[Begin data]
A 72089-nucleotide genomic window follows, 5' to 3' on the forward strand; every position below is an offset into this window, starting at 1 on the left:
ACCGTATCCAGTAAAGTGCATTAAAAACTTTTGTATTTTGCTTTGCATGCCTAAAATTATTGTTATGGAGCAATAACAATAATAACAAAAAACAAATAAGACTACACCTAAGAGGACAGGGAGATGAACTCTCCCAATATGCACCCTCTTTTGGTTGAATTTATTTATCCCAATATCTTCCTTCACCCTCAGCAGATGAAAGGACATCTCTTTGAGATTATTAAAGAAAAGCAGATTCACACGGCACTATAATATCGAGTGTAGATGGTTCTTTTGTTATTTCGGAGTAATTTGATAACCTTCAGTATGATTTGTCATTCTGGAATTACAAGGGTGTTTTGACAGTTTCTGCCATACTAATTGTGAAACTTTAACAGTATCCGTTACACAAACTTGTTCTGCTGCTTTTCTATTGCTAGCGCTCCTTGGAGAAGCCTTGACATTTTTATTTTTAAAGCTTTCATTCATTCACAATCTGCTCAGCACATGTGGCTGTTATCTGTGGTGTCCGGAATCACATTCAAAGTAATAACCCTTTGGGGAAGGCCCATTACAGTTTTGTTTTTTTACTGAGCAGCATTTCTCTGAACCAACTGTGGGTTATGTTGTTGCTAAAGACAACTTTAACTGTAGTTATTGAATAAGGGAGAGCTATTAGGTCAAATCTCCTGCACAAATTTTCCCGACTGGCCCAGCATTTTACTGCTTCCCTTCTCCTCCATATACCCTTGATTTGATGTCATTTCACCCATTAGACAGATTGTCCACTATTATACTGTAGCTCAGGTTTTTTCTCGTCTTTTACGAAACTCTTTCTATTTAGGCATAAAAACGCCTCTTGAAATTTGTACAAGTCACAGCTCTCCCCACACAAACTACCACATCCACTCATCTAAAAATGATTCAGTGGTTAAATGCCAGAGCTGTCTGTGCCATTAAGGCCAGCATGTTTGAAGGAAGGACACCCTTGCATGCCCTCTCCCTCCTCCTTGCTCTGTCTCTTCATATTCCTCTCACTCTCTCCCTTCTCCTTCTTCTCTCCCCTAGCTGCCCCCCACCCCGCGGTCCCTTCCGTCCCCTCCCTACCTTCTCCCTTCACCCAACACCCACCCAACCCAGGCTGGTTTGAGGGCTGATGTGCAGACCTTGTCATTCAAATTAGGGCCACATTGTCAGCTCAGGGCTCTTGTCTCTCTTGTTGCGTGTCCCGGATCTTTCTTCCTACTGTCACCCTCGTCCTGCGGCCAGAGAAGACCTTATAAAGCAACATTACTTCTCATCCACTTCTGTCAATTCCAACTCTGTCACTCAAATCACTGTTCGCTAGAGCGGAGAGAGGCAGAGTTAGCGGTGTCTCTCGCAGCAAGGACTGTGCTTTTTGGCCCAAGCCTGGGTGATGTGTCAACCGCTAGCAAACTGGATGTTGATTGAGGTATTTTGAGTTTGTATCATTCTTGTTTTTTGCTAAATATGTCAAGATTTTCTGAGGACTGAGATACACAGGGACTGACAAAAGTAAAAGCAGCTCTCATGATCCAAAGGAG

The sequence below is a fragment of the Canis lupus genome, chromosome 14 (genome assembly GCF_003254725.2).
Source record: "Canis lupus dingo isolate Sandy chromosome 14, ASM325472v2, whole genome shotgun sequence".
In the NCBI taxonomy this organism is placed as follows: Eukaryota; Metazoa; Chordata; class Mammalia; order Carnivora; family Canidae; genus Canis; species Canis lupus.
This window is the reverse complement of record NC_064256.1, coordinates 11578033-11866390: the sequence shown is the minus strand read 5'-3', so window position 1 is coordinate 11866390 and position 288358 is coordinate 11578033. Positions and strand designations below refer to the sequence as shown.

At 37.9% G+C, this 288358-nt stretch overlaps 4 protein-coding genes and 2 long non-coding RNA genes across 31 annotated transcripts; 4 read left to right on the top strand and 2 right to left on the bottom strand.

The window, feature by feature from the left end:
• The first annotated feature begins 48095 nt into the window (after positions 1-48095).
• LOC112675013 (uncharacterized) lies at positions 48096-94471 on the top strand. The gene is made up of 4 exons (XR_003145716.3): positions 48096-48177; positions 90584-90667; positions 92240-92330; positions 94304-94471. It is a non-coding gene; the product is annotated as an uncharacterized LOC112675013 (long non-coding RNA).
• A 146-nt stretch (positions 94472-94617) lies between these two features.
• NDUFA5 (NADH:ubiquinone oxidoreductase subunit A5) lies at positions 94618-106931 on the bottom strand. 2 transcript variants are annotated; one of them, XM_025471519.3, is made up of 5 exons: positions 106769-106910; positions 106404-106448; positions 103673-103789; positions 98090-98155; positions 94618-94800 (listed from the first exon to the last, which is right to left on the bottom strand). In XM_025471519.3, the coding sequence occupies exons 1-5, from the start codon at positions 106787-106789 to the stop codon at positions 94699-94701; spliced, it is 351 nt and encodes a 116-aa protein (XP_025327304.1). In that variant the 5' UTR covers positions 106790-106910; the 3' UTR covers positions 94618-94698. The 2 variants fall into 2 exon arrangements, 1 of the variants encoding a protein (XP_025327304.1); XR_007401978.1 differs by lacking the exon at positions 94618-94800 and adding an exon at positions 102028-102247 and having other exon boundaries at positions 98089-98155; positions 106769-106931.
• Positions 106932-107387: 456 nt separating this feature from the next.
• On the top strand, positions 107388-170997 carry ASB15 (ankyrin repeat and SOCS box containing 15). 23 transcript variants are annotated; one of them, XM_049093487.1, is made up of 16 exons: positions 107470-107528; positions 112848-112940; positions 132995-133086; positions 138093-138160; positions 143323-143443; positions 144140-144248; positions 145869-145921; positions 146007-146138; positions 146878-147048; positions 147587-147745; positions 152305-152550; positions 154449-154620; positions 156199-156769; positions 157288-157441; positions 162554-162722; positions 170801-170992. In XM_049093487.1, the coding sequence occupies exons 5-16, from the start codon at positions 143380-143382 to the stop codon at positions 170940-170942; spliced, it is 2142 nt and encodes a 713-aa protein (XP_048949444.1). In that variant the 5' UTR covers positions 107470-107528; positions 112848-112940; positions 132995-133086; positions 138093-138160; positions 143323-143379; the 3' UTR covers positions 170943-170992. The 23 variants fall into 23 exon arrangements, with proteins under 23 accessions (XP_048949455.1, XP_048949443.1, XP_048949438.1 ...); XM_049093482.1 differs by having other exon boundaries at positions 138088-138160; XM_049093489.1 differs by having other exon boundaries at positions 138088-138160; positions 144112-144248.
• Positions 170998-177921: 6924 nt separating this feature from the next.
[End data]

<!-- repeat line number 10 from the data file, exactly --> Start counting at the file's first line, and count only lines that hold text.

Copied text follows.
• LOC112675013 (uncharacterized) lies at positions 48096-94471 on the top strand. The gene is made up of 4 exons (XR_003145716.3): positions 48096-48177; positions 90584-90667; positions 92240-92330; positions 94304-94471. It is a non-coding gene; the product is annotated as an uncharacterized LOC112675013 (long non-coding RNA).